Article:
Get rid of distractions – switch your phone notifications off, close your tabs and go to full screen. Then, use the time you have to full effect. You can set a timer or try the Pomodoro Study Technique to give you a structure. Unless it’s a major emergency, do not leave your chair or your keyboard and do not let your mind wander into other tasks. Naturally, when we procrastinate, you will tell yourself something else is more important. Take a breath. Acknowledge it isn’t true and keep going right through to completion. If you can, fully complete the task you are procrastinating about otherwise it will be waiting for you next time and you’ll start the process again.

Two – Create the right environment

For reasons I do not understand I cannot work on a Saturday. I procrastinate, have zero creative ideas, my words don’t flow and I even clunk my way around the keyboard more than usual. So, unless urgent I don’t bother. I also don’t bother around 3:00 pm, I can’t work in slouchy clothes or without make-up on and I’ve never been an all-nighter student. Being a classic introvert, I can’t work around lots of people (a busy coffee shop – seriously!) or noise. But, chances are a) you think I’m a bit weird and b) you’ve got your own set of quirks. Analyse the environment you’re currently trying to study in. Assess it under noise, distractions, light, hot/cold, time of day, location, desk set-up and personal comfort. Is your environment helping you or hindering you?

Three  – Start small and do the thing you fear the most first

Just a little nudge can start the ball rolling when we procrastinate. Don’t think, I’ve got to write twenty pages today maybe start with completing a paragraph (never the opening one) on a part you find easier. Another great tip is to start a mind map – pick up a pen and just get ideas going away from your computer screen.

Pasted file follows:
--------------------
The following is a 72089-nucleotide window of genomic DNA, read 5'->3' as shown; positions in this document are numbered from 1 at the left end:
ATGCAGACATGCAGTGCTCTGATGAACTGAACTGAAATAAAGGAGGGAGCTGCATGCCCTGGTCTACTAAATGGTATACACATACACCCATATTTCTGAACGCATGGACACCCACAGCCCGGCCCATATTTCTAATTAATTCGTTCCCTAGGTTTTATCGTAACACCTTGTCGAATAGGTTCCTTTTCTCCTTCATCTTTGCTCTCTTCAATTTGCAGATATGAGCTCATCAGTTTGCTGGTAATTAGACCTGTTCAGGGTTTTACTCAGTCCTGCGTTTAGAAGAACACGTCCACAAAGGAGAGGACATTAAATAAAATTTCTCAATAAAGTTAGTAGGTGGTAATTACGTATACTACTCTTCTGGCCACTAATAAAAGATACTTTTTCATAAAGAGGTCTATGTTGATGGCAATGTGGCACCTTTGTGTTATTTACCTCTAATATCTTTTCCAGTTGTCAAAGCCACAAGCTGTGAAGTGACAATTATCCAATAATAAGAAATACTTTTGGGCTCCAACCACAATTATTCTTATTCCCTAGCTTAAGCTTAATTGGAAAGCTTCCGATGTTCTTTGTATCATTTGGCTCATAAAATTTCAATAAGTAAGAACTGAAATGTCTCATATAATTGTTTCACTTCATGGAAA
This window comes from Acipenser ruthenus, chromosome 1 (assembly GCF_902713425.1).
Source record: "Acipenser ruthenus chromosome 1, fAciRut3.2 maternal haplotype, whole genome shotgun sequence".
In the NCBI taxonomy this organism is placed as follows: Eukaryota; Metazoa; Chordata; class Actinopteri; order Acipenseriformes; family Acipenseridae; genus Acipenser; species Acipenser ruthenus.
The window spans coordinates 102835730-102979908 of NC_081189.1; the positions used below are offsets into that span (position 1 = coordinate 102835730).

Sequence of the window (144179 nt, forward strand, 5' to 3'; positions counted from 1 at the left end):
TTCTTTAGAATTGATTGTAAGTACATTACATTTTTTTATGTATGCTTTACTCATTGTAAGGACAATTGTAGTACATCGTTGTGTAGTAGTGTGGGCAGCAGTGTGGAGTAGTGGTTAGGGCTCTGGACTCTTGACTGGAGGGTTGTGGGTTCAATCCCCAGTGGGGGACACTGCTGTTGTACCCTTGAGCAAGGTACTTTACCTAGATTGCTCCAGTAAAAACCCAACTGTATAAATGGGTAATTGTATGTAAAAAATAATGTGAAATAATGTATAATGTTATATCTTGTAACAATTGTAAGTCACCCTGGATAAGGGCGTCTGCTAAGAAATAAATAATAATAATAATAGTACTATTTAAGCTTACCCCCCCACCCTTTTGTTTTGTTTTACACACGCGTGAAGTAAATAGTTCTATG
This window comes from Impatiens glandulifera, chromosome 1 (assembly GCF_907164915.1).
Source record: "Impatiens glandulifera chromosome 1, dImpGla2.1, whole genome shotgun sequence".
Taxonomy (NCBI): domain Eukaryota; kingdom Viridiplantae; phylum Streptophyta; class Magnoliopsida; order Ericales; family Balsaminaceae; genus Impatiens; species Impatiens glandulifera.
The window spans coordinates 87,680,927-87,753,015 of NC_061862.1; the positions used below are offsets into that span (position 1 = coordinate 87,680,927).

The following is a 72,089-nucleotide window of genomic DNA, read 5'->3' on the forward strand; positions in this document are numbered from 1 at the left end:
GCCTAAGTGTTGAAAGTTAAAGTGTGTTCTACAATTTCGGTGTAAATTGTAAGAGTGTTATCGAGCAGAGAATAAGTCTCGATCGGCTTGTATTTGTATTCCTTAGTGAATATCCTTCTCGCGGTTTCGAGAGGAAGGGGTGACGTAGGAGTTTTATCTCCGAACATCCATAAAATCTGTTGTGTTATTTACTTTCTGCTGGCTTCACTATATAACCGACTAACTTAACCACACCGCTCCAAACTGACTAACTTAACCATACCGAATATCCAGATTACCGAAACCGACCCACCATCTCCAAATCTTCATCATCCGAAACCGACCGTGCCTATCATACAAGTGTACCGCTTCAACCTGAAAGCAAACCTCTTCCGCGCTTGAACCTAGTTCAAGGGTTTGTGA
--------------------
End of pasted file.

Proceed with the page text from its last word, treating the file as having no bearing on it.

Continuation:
And, do the thing you fear the most first. If it’s mind-numbingly boring stick some music on and set a deadline, if it’s unpleasant there’s a comfort to be found on the side of resolution or if it’s scary then I believe you can’t have exhilaration without pushing through fear.

Four – Know when you’re hiding

Recognise procrastination when it’s in front of you. For me, it was, and still is, research (and making cups of tea).

Research can be never-ending therefore it is the perfect place to hide when something’s a bit scary or feels out of reach. Use the ‘just in time’ method. What do I need to know or do right now so I can start and what, if I’m truly honest can wait until later?

Five – Ask for help

Sometimes the best antidote to procrastination is to be open about it. Don’t suffer in silence and end up wasting a lot of time. If you’re procrastinating because you find a study task hard ask for help, join a study group, talk to someone or get involved in an online forum for a cathartic rant and tips.

Six – Use the best memorising techniques for you

If you’re finding revising your notes difficult and nothing seems to be going in there is every chance you will get disheartened, put it in the ‘it’s really hard’ box in your mind and give yourself a one-way ticket to procrastination. Remember, everyone learns and memorises information differently. Don’t force yourself into a style of revision that doesn’t suit you or come naturally.

As always, I’d love to know your thoughts in the comments below or you can find me on Instagram @elizabeth_britpolitics or on Twitter @_Britpolitcs.

Catch-up soon.


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5 Best Ways to Use Instagram Hashtags

Instagram User

Instagram hashtags are like the index of a book. You know that bit at the back where hundreds of pages have been categorised so if you only want to read about Mary Queen of Scots you can find it quickly. Well, hashtags on Instagram work the same way. They tell Instagram users what your content is about and are a mechanism to help them find it.

So, what are the five best ways to use hashtags in Instagram right now?

Go niche and be real